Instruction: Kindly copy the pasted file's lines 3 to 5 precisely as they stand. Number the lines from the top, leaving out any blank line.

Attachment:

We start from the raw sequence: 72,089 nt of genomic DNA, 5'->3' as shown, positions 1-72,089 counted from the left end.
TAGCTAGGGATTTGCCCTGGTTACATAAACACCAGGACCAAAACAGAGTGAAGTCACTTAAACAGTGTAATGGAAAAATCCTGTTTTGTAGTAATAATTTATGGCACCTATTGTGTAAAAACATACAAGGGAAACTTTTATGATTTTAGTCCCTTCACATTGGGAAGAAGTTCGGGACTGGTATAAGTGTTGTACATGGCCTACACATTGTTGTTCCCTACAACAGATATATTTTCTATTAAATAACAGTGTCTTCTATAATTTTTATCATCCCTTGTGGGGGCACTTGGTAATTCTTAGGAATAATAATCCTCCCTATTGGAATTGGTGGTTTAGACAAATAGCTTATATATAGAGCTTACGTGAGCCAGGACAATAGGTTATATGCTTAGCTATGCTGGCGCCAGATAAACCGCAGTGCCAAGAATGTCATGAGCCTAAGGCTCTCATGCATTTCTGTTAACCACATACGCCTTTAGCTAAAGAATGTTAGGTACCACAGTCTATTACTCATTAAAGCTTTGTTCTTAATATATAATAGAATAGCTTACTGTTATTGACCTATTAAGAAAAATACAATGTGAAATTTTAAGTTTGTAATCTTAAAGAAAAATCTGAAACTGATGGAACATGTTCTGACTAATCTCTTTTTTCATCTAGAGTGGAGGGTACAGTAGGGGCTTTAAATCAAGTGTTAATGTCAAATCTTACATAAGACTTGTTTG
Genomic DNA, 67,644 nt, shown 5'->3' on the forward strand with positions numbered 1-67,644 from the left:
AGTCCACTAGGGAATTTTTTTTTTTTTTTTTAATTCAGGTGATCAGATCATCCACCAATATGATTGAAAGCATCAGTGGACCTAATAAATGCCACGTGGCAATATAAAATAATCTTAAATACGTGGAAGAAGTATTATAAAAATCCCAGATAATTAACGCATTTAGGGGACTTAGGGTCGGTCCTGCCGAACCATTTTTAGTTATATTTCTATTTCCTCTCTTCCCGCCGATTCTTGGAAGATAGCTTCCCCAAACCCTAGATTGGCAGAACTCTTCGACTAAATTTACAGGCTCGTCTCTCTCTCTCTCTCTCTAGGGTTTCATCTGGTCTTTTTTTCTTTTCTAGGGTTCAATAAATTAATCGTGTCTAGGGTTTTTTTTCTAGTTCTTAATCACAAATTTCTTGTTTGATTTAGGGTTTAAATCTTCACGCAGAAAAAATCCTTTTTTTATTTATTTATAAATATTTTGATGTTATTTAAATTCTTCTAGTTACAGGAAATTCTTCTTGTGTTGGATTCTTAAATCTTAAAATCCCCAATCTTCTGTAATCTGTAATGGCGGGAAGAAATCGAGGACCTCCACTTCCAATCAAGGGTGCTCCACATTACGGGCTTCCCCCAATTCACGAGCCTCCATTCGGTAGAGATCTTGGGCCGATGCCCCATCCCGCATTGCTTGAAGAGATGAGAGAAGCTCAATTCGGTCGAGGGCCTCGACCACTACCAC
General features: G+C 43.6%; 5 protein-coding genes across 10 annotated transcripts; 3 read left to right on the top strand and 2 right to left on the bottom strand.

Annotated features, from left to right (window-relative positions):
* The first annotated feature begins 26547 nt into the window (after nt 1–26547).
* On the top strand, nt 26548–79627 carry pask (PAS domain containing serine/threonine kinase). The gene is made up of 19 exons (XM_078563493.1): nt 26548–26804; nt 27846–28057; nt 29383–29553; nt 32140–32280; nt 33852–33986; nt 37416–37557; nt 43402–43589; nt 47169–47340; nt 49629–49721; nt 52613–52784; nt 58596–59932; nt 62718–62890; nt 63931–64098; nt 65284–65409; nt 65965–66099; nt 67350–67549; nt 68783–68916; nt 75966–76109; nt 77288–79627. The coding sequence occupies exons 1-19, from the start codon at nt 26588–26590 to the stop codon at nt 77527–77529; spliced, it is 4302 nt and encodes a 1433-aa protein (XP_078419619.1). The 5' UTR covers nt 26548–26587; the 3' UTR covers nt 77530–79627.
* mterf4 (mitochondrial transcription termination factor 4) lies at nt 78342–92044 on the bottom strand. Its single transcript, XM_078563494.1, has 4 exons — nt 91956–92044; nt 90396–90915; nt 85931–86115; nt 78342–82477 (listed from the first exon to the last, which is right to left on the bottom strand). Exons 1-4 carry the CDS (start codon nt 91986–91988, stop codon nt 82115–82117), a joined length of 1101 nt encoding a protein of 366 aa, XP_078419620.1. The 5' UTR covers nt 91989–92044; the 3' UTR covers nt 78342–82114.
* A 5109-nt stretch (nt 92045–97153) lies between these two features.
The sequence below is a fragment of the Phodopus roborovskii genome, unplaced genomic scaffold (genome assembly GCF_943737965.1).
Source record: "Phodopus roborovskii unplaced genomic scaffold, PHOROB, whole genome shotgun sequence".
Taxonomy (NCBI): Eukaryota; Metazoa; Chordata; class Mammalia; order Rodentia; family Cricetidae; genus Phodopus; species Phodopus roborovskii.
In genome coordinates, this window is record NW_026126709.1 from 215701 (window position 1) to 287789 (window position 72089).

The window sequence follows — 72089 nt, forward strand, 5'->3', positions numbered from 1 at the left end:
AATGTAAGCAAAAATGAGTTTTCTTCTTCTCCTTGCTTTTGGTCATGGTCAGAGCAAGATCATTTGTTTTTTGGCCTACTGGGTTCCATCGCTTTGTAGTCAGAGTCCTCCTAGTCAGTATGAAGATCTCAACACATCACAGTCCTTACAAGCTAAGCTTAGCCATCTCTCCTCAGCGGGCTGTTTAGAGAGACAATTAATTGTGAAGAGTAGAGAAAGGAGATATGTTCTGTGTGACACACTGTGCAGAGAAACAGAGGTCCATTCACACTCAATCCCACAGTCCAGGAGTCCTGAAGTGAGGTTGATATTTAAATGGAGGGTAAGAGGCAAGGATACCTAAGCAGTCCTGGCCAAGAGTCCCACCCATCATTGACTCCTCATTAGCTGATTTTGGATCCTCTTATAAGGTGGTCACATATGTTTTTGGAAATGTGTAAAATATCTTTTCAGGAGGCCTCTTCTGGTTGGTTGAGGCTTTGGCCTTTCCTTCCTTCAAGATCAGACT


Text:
Genomic DNA, 67,644 nt, shown 5'->3' on the forward strand with positions numbered 1-67,644 from the left:
AGTCCACTAGGGAATTTTTTTTTTTTTTTTTAATTCAGGTGATCAGATCATCCACCAATATGATTGAAAGCATCAGTGGACCTAATAAATGCCACGTGGCAATATAAAATAATCTTAAATACGTGGAAGAAGTATTATAAAAATCCCAGATAATTAACGCATTTAGGGGACTTAGGGTCGGTCCTGCCGAACCATTTTTAGTTATATTTCTATTTCCTCTCTTCCCGCCGATTCTTGGAAGATAGCTTCCCCAAACCCTAGATTGGCAGAACTCTTCGACTAAATTTACAGGCTCGTCTCTCTCTCTCTCTCTCTAGGGTTTCATCTGGTCTTTTTTTCTTTTCTAGGGTTCAATAAATTAATCGTGTCTAGGGTTTTTTTTCTAGTTCTTAATCACAAATTTCTTGTTTGATTTAGGGTTTAAATCTTCACGCAGAAAAAATCCTTTTTTTATTTATTTATAAATATTTTGATGTTATTTAAATTCTTCTAGTTACAGGAAATTCTTCTTGTGTTGGATTCTTAAATCTTAAAATCCCCAATCTTCTGTAATCTGTAATGGCGGGAAGAAATCGAGGACCTCCACTTCCAATCAAGGGTGCTCCACATTACGGGCTTCCCCCAATTCACGAGCCTCCATTCGGTAGAGATCTTGGGCCGATGCCCCATCCCGCATTGCTTGAAGAGATGAGAGAAGCTCAATTCGGTCGAGGGCCTCGACCACTACCAC
General features: G+C 43.6%; 5 protein-coding genes across 10 annotated transcripts; 3 read left to right on the top strand and 2 right to left on the bottom strand.